Cycling Safety Facts and Figures

It’s easy to find potential dangers for cyclists on the United Kingdom’s busy roads. Yet despite this, it can be extremely difficult to gauge just how safe it is to go for a bike ride in the UK.

Perhaps the most reliable figures are those issued by the Department for Transport, but those relate to reported road accidents only and the Royal Society for the Prevention of Accidents estimates that between 60% and 90% of cyclist injuries are not reported.

When reporting accident statistics, much prominence tends to be given to fatalities and so an increase of 10% in cyclists killed between 2004 and 2005 received a lot of attention.

In fact, this was not too significant, because the total number of fatalities was low and so the figure was subject to fluctuation from year to year.

There is a widely-held view that cycling has become more dangerous because there is so much more traffic on the UK’s roads, but that theory is not backed up by the figures. In 1950, one cyclist died for every 25 million kilometres travelled, whereas in 2005 the figure was one for every 30 million.

While the improvement may seem modest, it is worth remembering that the road system – excluding motorways – carries over seven times as much motor traffic compared to 1950.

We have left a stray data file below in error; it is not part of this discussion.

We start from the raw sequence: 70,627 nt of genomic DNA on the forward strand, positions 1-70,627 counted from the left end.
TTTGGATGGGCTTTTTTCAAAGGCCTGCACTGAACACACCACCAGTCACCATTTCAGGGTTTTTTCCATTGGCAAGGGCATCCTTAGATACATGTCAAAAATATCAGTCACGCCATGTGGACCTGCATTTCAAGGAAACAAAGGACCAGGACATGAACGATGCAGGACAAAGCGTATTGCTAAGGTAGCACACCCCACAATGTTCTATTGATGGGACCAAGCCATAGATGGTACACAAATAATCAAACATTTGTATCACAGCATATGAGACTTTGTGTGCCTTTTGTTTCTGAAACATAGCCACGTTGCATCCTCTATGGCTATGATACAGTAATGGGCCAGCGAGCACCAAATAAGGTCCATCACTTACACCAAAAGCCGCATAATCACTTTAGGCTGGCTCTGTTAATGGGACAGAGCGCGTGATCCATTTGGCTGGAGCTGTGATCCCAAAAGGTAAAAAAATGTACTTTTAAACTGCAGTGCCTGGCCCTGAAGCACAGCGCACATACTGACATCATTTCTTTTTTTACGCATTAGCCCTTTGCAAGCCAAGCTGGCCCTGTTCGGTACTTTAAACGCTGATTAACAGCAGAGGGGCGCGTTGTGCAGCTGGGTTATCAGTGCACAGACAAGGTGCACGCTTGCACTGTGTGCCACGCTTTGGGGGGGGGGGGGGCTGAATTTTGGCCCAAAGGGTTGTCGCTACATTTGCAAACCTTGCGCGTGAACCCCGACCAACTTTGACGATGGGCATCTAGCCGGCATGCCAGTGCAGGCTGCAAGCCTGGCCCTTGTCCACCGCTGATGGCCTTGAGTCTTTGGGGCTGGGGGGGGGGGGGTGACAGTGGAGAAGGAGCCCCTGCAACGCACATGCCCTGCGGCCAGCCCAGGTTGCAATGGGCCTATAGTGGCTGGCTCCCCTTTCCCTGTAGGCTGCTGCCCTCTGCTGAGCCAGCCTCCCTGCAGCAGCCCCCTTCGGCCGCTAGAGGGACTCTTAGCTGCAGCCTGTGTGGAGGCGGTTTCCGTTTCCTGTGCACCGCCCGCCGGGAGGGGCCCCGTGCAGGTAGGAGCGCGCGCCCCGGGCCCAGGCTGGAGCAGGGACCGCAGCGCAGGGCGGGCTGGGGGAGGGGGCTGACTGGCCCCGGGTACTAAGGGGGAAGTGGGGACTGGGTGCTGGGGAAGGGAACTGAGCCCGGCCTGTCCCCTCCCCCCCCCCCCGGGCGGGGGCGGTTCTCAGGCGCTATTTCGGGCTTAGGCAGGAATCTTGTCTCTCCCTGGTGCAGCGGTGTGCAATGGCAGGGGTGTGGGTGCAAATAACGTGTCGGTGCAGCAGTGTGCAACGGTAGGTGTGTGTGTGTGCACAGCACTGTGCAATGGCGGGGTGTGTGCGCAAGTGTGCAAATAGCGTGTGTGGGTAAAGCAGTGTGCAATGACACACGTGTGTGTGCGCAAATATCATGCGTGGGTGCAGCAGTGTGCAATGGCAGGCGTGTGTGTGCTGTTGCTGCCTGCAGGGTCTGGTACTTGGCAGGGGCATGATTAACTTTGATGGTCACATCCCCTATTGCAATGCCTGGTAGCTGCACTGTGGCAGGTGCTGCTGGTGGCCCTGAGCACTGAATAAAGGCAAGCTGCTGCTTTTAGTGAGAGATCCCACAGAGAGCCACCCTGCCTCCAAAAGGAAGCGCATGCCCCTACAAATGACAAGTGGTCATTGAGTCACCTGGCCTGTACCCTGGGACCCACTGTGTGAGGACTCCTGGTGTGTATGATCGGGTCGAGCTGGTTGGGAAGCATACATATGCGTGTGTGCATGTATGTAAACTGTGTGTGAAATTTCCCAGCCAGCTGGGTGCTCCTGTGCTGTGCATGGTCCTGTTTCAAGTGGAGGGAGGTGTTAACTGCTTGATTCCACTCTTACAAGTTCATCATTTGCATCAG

Cyclist Fatalities

To keep the cyclist fatalities in context, it is worth noting that within the same time frame, the fatality rate for motor vehicle users dropped from one in 27 million kilometres to one in 206 million. Another relevant factor is the advancement in medical treatment.

In terms of where and when cycling accidents take place, the Royal Society for the Prevention of Accidents found that 90 per cent occur in urban areas (where 77% of all cycling takes place), 75% occur at or near a road junction and 80% occur in daylight. Also, 80% of cyclist casualties are male.

Research by Transport for London into cyclist fatalities found that a quarter of cyclists killed are hit by a vehicle turning left, 17 per cent are hit by vehicle travelling alongside and 10% are run into from behind.

Contributory Factors

Meanwhile, the London Accident Analysis Unit has identified the main contributory factors for cyclists killed and seriously injured. It found that 29% of the time another vehicle turns across or into the path of a cyclist, 10% of cyclists are hit by, or swerve to avoid, an open door, 9% ride into the path of another vehicle and in 7% of cases no-one else is involved.

A very telling statistic is that, although only two per cent of cyclist injuries occur in collisions with heavy goods vehicles, these collisions result in 22% of all cyclist deaths. This is a particular issue in London, where between eight and 12 cyclists a year die in these circumstances.